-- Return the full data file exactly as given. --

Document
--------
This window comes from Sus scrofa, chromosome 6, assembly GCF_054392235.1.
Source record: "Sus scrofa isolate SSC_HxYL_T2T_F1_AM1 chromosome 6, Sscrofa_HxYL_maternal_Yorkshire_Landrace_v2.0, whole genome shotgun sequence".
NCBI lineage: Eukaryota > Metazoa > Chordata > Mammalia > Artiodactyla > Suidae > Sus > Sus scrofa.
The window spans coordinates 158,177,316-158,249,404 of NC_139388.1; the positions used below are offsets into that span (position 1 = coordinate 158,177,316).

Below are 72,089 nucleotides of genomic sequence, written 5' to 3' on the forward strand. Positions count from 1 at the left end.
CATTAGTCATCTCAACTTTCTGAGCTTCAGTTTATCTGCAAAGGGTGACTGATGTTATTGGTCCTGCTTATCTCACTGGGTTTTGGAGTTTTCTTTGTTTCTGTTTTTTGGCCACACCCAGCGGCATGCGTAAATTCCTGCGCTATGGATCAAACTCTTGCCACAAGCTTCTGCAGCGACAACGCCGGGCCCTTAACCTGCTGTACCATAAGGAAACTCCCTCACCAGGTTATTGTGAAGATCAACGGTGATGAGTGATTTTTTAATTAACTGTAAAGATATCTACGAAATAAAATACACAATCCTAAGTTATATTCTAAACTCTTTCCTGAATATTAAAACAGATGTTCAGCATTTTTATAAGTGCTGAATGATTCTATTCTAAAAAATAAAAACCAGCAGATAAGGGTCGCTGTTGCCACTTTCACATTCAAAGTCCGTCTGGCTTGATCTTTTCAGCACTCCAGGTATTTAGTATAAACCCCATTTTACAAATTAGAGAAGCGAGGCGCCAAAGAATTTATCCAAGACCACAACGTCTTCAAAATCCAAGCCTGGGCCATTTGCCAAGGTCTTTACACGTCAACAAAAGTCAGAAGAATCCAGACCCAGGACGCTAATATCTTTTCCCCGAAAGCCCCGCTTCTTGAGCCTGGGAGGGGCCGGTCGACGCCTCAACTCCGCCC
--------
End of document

This window comes from Sus scrofa, chromosome 6, assembly GCF_054392235.1.
Source record: "Sus scrofa isolate SSC_HxYL_T2T_F1_AM1 chromosome 6, Sscrofa_HxYL_maternal_Yorkshire_Landrace_v2.0, whole genome shotgun sequence".
NCBI lineage: Eukaryota > Metazoa > Chordata > Mammalia > Artiodactyla > Suidae > Sus > Sus scrofa.
The window spans coordinates 158,177,316-158,249,404 of NC_139388.1; the positions used below are offsets into that span (position 1 = coordinate 158,177,316).

Below are 72,089 nucleotides of genomic sequence, written 5' to 3' on the forward strand. Positions count from 1 at the left end.
CATTAGTCATCTCAACTTTCTGAGCTTCAGTTTATCTGCAAAGGGTGACTGATGTTATTGGTCCTGCTTATCTCACTGGGTTTTGGAGTTTTCTTTGTTTCTGTTTTTTGGCCACACCCAGCGGCATGCGTAAATTCCTGCGCTATGGATCAAACTCTTGCCACAAGCTTCTGCAGCGACAACGCCGGGCCCTTAACCTGCTGTACCATAAGGAAACTCCCTCACCAGGTTATTGTGAAGATCAACGGTGATGAGTGATTTTTTAATTAACTGTAAAGATATCTACGAAATAAAATACACAATCCTAAGTTATATTCTAAACTCTTTCCTGAATATTAAAACAGATGTTCAGCATTTTTATAAGTGCTGAATGATTCTATTCTAAAAAATAAAAACCAGCAGATAAGGGTCGCTGTTGCCACTTTCACATTCAAAGTCCGTCTGGCTTGATCTTTTCAGCACTCCAGGTATTTAGTATAAACCCCATTTTACAAATTAGAGAAGCGAGGCGCCAAAGAATTTATCCAAGACCACAACGTCTTCAAAATCCAAGCCTGGGCCATTTGCCAAGGTCTTTACACGTCAACAAAAGTCAGAAGAATCCAGACCCAGGACGCTAATATCTTTTCCCCGAAAGCCCCGCTTCTTGAGCCTGGGAGGGGCCGGTCGACGCCTCAACTCCGCCC